After you've used it for a while, you've gotten used to the quirks or read other source code that taught you the right way; but until then it can be pretty irritating to use a poorly put-together/designed library. (or even a well designed one that isn't terribly well documented).

If you don't have the source code to the library, that's another problem--you have no control over the ability to keep your program working. This is much more rare these days, but still happens in the case of a purchased library.

Bill K
A cursory glance at (some) of the Boost library documentation illustrates your first paragraph well.
+4  A: 

I think there's a lot of time that needs to be invested in understanding the library's purpose - yes, a learning curve, but it's more that newbie programmers probably don't know what they need until they have a lot more experience.

Craig Shearer
+1  A: 

For speed demons they rarely use 3rd party libraries and new programmers are usually looking to squeeze every once of speed of of their code. I think if they don't have control over their code they can't get the performance that they are looking for. At least thats why i avoided libraries when I first started to program.

I remember programing my first DAL and avoided all the other free libraries out on the web because I wanted my code to perform at top speed. Later, I discovered that usually its not the code thats the bttleneck its actually the database.

A well-implemented library is likely faster than whatever code an inexperienced person is going to write. It is almost certainly more robust and has fewer bugs, and I don't think giving those up for the possibility of a little more speed is a good principle.
David Thornley
+2  A: 

I'm a programmer, not a psychologist! :)

It was a long, long time ago for me, but it was because I wanted to learn and experience. I didn't want to use something I did not understand, so if I didn't think I understood the library and could program it myself, I tried not to use it. There might have been a bit of fear too; programming gives you a feeling of control, and using a library is like giving away this control.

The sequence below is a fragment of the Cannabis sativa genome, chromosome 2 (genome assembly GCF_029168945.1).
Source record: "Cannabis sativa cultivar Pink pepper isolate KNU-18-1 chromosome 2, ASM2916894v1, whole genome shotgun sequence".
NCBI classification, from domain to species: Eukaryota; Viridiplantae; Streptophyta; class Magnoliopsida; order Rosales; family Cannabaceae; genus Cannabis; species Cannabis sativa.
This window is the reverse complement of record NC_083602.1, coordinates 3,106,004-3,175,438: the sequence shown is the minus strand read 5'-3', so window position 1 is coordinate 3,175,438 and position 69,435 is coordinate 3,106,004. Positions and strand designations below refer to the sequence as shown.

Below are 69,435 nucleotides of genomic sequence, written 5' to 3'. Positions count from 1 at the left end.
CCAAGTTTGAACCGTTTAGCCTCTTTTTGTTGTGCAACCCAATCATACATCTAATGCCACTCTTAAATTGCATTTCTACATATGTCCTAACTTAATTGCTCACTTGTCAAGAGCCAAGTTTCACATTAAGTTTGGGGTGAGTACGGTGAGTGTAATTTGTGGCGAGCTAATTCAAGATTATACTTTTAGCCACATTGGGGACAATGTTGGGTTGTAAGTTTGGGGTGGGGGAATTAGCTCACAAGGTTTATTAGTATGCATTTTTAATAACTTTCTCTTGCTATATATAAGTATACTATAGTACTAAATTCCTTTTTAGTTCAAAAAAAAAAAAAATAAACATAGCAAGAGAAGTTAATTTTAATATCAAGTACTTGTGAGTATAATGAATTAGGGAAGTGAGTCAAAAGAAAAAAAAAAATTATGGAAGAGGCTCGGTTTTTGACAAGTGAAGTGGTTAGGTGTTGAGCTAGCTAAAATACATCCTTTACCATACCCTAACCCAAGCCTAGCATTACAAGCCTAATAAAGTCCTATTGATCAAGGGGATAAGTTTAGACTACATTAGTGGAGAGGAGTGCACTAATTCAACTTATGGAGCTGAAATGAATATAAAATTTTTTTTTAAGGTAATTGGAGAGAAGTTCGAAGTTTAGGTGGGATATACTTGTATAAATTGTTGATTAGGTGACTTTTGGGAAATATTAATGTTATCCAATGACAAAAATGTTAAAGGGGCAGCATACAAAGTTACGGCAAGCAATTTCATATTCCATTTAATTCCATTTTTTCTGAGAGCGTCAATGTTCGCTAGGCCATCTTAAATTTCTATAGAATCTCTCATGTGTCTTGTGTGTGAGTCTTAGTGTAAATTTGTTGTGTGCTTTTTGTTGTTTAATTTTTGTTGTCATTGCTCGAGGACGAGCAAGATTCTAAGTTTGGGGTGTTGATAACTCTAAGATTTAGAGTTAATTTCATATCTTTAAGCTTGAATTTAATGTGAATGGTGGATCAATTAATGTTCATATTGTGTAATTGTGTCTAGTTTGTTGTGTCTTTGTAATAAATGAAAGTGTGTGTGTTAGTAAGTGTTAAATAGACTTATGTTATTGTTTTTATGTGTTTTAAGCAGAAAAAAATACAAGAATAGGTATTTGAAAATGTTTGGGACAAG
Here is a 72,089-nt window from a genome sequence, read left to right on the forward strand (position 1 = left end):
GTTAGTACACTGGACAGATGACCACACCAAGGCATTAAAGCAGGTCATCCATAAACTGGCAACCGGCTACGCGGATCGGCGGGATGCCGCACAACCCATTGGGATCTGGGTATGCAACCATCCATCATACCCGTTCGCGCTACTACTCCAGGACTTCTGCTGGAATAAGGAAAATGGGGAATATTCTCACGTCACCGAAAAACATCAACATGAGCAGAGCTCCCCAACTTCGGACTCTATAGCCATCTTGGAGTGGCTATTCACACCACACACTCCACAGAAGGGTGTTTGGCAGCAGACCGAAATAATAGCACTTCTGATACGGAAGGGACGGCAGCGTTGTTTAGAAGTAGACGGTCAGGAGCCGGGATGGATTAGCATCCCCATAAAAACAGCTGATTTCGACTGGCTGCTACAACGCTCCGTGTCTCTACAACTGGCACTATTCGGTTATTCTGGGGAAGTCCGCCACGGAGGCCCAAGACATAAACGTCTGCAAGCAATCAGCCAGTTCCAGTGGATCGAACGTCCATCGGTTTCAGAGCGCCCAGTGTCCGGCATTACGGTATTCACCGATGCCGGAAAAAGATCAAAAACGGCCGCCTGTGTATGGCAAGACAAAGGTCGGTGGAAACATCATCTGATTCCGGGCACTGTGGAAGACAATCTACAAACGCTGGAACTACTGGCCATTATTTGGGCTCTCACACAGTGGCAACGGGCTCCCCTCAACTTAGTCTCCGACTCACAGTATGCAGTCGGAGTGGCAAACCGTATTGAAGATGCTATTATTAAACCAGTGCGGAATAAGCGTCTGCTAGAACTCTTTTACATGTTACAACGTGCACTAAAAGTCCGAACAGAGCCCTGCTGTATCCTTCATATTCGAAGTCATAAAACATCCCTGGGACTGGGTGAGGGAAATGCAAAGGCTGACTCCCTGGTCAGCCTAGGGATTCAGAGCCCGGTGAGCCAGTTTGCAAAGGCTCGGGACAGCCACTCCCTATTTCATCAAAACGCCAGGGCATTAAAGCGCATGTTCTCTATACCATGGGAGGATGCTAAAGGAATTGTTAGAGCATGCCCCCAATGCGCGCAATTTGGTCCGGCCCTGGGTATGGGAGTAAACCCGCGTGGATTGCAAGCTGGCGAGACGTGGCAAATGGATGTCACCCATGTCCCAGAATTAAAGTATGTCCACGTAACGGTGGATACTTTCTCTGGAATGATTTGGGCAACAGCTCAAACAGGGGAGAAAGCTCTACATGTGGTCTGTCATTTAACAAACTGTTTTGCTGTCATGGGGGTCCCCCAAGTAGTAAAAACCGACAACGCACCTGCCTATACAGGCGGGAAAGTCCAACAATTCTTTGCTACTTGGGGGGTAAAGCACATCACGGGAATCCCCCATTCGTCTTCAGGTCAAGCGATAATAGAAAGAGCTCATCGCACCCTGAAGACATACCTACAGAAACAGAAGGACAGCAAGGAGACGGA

+2  A: 

When you're trying to learn how to do things, anytime something is accomplished "magically" by calling AwesomeClass.doAwesomeStuff(), you end up giving away a portion of control. When you are "new" and don't know what you're giving away or why it can be unsettling. This was my primary knock against Rails when I was first learning it. So many things just "worked" and I didn't know why without digging through lots of Rails source (which I generally didn't have time to do).

At least, that's my take on it.

+1  A: 

Some open source libraries are buggy or not as efficient as others.

Care to justify how?
+88  A: 

A lot of new programmers are still working at a very low level of abstraction, learning the trade. That's something everyone has to go through. It takes a while to "move up the stack" so to speak.

Once programmers realise that they spend most of the time solving the same problems as someone else already did, and the goal is to realise "business value", then they can really appreciate the value a good library brings.

Nader Shirazie
Well put, in my view.
I disagree! Those who can achieve that stage are good developers; most won't. So you would see senior developers whose "are still working at a very low level of abstraction".
Ngu Soon Hui
Sure, there are times where your senior guys are working at a low level... but those are the times where its worth their time to the business. Also, by Senior Developer, I don't mean people have been programming for a long time...
Nader Shirazie
You can also blame education. Lots of courses on writing a string class or writing a quicksort and the overall impression that using an existing library would be cheating.
Martin Beckett
Excellent points (+1)
Stefan Valianu